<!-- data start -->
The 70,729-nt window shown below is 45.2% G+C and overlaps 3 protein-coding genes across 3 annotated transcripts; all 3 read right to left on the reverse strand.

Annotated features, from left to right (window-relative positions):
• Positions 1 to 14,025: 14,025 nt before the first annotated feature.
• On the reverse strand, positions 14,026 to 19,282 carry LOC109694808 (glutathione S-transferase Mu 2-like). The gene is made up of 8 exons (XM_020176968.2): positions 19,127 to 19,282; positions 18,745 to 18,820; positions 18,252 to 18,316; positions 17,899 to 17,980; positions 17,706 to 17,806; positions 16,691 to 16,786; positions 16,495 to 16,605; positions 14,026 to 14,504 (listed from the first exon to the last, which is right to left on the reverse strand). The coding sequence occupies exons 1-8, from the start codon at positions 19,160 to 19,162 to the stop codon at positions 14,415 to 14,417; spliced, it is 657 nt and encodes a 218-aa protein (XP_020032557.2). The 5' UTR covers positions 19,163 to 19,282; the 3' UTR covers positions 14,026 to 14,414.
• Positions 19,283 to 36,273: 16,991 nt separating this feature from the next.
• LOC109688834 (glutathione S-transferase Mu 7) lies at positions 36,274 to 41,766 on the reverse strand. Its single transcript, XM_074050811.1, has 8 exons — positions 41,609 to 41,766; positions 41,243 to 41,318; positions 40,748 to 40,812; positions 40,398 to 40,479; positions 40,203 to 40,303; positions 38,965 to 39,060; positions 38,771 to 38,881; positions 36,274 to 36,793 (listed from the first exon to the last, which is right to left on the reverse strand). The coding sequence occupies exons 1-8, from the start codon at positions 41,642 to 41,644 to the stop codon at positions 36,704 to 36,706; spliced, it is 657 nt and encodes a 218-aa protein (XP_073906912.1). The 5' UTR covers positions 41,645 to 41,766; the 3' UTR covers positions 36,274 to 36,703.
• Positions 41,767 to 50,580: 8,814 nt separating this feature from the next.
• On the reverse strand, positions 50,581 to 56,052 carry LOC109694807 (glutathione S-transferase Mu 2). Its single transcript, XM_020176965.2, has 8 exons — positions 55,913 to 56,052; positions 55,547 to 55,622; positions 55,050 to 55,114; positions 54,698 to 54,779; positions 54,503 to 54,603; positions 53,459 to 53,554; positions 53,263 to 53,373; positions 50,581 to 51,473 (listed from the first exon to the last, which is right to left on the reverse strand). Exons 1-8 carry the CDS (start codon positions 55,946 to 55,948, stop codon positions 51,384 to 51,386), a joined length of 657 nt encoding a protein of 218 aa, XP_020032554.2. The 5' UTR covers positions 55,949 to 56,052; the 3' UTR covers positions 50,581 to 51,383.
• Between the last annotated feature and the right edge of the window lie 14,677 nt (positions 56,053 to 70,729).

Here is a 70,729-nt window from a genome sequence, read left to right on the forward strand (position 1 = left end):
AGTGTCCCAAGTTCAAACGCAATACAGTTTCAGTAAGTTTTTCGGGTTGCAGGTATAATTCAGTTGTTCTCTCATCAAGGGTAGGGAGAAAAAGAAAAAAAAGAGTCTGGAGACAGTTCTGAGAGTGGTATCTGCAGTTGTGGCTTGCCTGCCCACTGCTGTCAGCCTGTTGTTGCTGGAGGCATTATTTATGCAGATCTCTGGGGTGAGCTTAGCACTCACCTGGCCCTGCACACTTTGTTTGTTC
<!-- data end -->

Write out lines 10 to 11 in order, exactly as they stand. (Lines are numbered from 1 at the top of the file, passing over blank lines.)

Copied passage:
Here is a 70,729-nt window from a genome sequence, read left to right on the forward strand (position 1 = left end):
AGTGTCCCAAGTTCAAACGCAATACAGTTTCAGTAAGTTTTTCGGGTTGCAGGTATAATTCAGTTGTTCTCTCATCAAGGGTAGGGAGAAAAAGAAAAAAAAGAGTCTGGAGACAGTTCTGAGAGTGGTATCTGCAGTTGTGGCTTGCCTGCCCACTGCTGTCAGCCTGTTGTTGCTGGAGGCATTATTTATGCAGATCTCTGGGGTGAGCTTAGCACTCACCTGGCCCTGCACACTTTGTTTGTTC